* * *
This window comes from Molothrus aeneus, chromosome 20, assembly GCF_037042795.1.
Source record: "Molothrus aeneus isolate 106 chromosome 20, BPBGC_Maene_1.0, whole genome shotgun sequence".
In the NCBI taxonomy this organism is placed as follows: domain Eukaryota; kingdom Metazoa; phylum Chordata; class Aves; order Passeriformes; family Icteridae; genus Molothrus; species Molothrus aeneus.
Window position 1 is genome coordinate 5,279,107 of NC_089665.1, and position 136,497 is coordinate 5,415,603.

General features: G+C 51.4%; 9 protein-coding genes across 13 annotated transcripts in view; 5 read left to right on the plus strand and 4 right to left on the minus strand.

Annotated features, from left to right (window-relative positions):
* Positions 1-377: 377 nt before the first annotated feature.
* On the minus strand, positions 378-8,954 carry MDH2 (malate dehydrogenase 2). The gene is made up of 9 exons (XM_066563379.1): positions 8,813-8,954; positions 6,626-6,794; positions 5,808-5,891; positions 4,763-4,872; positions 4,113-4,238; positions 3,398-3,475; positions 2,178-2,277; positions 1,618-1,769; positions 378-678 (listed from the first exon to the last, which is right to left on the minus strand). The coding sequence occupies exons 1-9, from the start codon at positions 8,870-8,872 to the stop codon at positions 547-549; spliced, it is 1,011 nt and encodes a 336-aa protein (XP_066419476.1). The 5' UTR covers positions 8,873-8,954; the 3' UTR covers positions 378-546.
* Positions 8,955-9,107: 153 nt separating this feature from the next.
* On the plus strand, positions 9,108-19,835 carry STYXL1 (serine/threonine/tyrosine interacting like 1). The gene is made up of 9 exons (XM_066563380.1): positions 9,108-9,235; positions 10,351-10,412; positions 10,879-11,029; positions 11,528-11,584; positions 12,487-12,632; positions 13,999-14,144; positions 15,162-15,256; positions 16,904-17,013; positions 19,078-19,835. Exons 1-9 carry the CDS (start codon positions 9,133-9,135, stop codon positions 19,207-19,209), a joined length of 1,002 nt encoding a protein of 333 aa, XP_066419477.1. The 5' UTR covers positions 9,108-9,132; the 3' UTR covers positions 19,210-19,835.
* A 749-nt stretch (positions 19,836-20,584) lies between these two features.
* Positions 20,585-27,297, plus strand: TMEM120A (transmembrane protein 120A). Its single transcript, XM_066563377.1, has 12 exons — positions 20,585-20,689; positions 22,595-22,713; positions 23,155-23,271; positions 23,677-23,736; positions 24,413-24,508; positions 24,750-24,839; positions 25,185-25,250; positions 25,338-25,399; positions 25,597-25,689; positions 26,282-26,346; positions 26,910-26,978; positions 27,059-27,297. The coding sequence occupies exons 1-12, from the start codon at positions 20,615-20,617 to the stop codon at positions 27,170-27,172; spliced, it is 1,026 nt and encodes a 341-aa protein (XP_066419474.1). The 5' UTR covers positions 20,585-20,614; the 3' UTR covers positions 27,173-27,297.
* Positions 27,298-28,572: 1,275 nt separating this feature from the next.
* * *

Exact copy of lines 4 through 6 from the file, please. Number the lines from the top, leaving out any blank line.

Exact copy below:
Window position 1 is genome coordinate 5,279,107 of NC_089665.1, and position 136,497 is coordinate 5,415,603.

General features: G+C 51.4%; 9 protein-coding genes across 13 annotated transcripts in view; 5 read left to right on the plus strand and 4 right to left on the minus strand.

Annotated features, from left to right (window-relative positions):